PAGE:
Hospitality Brand Management, Marketing, Advertising, PR, and other fortuitous thoughts.



Airlines' Napkin Positioning

Jan 28, 2007 0 comments
Following the notion that a business’ marketing strategy is only what the customer sees, I decided to find different airlines’ positioning based on the one thing every airline customer inevitably has to see: that napkin they give you along with your in-flight beverage service.

Here’s what I’ve found so far in terms of napkins and other communications a traveler might see:

United:

Napkin A:

  • Front: United. Thank you for flying United. We’re glad you’re here.
  • Back: Low Fare Guarantee. Find the lowest United fares at http://www.united.com/, plus no booking fees.

Napkin B:

  • Front: United. Thank you for flying United. We’re glad you’re here.
  • Back: More legroom than any other U.S. airline. United Economy Plus.

The front always seems to be a thank you message. Very nice of them; however, I don’t believe this is communicating their positioning to me at all. On the back, they try to sell you a somewhat unique benefit, either a better product (Economy plus, which you pay extra for, or their lowest fare guarantee).

American:

Napkin:

  • Front: AAdvantage 25th Anniversary. Earn AAdvantage Award Travel with the Citi Platinum Select / AAdvantage World master Card or the CitiBusiness / AAdvantage Card. See our special limited-time offer in American Way magazine! Or visit www.aa.com/city. (Citi logo / AAdvantage logo / Master Card logo)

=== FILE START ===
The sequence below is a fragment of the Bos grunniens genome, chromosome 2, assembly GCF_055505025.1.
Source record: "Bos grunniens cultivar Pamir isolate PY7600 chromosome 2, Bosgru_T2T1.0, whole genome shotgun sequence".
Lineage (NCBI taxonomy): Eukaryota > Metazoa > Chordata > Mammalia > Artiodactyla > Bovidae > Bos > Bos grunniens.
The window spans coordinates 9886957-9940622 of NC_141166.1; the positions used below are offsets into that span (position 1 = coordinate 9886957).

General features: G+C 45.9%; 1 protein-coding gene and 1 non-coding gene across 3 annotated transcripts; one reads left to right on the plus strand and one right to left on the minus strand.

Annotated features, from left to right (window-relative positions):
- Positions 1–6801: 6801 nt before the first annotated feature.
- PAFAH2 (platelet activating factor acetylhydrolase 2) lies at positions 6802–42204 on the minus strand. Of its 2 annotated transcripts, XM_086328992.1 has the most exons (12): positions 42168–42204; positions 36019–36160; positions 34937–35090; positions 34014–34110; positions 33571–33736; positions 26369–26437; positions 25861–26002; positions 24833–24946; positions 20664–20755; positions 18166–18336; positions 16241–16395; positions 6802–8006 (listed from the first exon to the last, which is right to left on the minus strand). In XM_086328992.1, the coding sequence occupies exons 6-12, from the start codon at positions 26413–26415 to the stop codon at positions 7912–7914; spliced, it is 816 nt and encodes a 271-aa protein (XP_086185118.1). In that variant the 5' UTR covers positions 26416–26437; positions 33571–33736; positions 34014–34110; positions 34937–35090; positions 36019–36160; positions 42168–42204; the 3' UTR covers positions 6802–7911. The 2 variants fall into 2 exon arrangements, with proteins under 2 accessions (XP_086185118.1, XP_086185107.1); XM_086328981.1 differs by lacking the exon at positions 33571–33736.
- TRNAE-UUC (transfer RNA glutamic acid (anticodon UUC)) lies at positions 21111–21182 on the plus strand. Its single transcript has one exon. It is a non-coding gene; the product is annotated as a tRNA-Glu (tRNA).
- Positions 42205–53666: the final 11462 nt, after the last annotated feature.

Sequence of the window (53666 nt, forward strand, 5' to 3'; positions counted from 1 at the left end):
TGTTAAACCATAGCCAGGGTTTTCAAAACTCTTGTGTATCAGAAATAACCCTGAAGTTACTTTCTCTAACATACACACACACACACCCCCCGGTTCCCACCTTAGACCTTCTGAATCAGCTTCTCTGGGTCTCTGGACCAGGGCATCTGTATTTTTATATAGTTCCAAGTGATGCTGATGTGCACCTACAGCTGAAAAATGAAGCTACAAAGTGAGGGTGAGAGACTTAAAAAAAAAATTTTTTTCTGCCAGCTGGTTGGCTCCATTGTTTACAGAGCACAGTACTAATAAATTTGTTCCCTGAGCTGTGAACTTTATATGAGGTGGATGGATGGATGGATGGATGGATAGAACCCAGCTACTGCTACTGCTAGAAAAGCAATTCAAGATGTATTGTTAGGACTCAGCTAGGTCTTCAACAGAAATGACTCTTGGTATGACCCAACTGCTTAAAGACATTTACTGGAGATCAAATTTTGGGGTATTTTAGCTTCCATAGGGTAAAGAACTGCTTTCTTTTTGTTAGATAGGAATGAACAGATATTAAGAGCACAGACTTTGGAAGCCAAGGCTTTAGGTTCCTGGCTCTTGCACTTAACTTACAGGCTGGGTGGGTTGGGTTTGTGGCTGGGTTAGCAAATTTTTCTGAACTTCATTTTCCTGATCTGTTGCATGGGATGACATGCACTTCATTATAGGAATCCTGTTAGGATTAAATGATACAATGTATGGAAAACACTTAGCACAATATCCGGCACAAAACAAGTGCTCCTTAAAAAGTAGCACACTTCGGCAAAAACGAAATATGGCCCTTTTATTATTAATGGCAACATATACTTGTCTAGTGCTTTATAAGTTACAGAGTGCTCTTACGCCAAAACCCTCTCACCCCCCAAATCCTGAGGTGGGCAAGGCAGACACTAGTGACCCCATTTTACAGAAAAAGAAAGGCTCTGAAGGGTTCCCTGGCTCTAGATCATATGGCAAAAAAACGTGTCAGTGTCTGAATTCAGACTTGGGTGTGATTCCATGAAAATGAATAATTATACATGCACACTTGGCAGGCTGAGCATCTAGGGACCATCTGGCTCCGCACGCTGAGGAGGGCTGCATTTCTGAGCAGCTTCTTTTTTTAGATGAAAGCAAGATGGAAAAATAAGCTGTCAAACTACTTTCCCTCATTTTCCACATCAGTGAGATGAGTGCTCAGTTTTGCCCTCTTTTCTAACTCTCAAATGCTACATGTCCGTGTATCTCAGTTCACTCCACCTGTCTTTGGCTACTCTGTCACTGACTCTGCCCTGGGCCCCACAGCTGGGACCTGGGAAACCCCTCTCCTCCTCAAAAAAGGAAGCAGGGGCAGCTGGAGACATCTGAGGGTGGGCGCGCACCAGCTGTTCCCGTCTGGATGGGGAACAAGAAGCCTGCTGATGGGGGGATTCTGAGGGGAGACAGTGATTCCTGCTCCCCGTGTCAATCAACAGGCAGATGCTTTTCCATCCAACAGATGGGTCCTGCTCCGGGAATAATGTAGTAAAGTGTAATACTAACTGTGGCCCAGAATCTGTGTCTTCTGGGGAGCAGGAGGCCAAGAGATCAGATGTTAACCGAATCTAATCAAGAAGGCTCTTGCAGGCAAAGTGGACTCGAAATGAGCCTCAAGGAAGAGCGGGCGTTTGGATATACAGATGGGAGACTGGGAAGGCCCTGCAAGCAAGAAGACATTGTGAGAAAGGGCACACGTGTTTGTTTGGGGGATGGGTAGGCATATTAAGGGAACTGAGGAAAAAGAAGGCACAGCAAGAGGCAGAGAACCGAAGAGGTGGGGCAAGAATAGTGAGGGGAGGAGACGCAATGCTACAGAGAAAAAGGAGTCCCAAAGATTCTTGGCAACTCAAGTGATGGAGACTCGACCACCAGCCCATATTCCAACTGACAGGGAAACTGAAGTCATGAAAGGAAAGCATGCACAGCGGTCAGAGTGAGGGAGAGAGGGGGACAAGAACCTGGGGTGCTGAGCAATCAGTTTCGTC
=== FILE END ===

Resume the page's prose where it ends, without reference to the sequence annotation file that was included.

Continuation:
• Back: Blank.

Safety Video:

  • American’s safety video begins and ends with the same music they use on their “We know why you fly” TV ad campaign. If you have seen the commercial, you’ll remember it onboard.

American Airlines gave up the opportunity to communicate directly to their customers on their napkin and sold it off to Citibank. Since I’m a fan of their TV ads, I liked them using that signature music on their music videos.

Delta:

Napkin:

  • Front & Back: Delta. SkyTeam. New and expanded service to more cities around the world.

Boarding Pass:

  • The back of the boarding pass reads: Visit a location nowhere near you today. Now flying to more than 400 destinations worldwide.

Keep Delta MY Delta

  • Last December and January I walked through the gates of the Cincinnati Airports to find a number of signs against the US Air merger. Not only where these in the hallways, but on the buttons flight attendants wore and on the screens over the ticketing counter (even after the merger talks were off).

Song’s cups and seat bag:

  • I recently flew aboard a 767 on my way to Honolulu and was greeted with many artifacts suggesting this was an old Song airplane, Delta’s failed attempt at the low cost carrier category. Even when I applaud their effort to not waste these utensils, they only reminded me of exactly that: Delta’s failed attempt at the low-cost carrier category. The plastic cups could’ve been better used at an employee lounge.

I like the fact that Delta center around one positioning (being able to fly to many destinations) throughout. Even while I understand their strategic purpose, the Keep Delta My Delta posters (and website) worry me in terms of how they tie to an overall branding strategy. What will happen if they can’t stop the merger?